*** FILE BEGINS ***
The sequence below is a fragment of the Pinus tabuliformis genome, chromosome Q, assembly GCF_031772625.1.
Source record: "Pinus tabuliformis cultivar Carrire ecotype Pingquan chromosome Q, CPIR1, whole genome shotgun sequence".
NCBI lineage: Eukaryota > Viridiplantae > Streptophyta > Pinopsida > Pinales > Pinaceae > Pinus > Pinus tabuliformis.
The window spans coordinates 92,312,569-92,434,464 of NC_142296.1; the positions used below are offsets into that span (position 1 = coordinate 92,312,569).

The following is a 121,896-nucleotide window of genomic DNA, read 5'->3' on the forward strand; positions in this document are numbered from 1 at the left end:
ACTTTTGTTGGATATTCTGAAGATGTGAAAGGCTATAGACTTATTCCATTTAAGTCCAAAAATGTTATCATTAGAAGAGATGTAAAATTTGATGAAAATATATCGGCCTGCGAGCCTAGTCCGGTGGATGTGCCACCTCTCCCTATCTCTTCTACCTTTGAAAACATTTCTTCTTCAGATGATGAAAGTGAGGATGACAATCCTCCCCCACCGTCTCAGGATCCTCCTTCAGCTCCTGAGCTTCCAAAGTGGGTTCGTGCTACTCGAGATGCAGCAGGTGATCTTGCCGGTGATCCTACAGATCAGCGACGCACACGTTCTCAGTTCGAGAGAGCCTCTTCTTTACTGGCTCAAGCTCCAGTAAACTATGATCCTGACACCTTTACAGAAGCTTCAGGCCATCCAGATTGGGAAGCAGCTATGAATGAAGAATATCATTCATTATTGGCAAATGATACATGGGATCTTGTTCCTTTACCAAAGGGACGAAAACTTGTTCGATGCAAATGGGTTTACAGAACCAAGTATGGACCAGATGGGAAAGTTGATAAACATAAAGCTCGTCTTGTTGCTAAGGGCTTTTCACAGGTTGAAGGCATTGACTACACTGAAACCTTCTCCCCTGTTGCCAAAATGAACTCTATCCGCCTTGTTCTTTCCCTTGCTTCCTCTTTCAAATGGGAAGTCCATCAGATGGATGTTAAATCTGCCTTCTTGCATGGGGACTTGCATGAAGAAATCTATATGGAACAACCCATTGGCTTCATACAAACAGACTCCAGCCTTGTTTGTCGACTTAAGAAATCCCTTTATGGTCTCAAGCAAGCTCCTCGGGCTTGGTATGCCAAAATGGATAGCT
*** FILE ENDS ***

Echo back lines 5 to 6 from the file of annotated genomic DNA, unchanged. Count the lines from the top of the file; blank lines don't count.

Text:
The following is a 121,896-nucleotide window of genomic DNA, read 5'->3' on the forward strand; positions in this document are numbered from 1 at the left end:
ACTTTTGTTGGATATTCTGAAGATGTGAAAGGCTATAGACTTATTCCATTTAAGTCCAAAAATGTTATCATTAGAAGAGATGTAAAATTTGATGAAAATATATCGGCCTGCGAGCCTAGTCCGGTGGATGTGCCACCTCTCCCTATCTCTTCTACCTTTGAAAACATTTCTTCTTCAGATGATGAAAGTGAGGATGACAATCCTCCCCCACCGTCTCAGGATCCTCCTTCAGCTCCTGAGCTTCCAAAGTGGGTTCGTGCTACTCGAGATGCAGCAGGTGATCTTGCCGGTGATCCTACAGATCAGCGACGCACACGTTCTCAGTTCGAGAGAGCCTCTTCTTTACTGGCTCAAGCTCCAGTAAACTATGATCCTGACACCTTTACAGAAGCTTCAGGCCATCCAGATTGGGAAGCAGCTATGAATGAAGAATATCATTCATTATTGGCAAATGATACATGGGATCTTGTTCCTTTACCAAAGGGACGAAAACTTGTTCGATGCAAATGGGTTTACAGAACCAAGTATGGACCAGATGGGAAAGTTGATAAACATAAAGCTCGTCTTGTTGCTAAGGGCTTTTCACAGGTTGAAGGCATTGACTACACTGAAACCTTCTCCCCTGTTGCCAAAATGAACTCTATCCGCCTTGTTCTTTCCCTTGCTTCCTCTTTCAAATGGGAAGTCCATCAGATGGATGTTAAATCTGCCTTCTTGCATGGGGACTTGCATGAAGAAATCTATATGGAACAACCCATTGGCTTCATACAAACAGACTCCAGCCTTGTTTGTCGACTTAAGAAATCCCTTTATGGTCTCAAGCAAGCTCCTCGGGCTTGGTATGCCAAAATGGATAGCT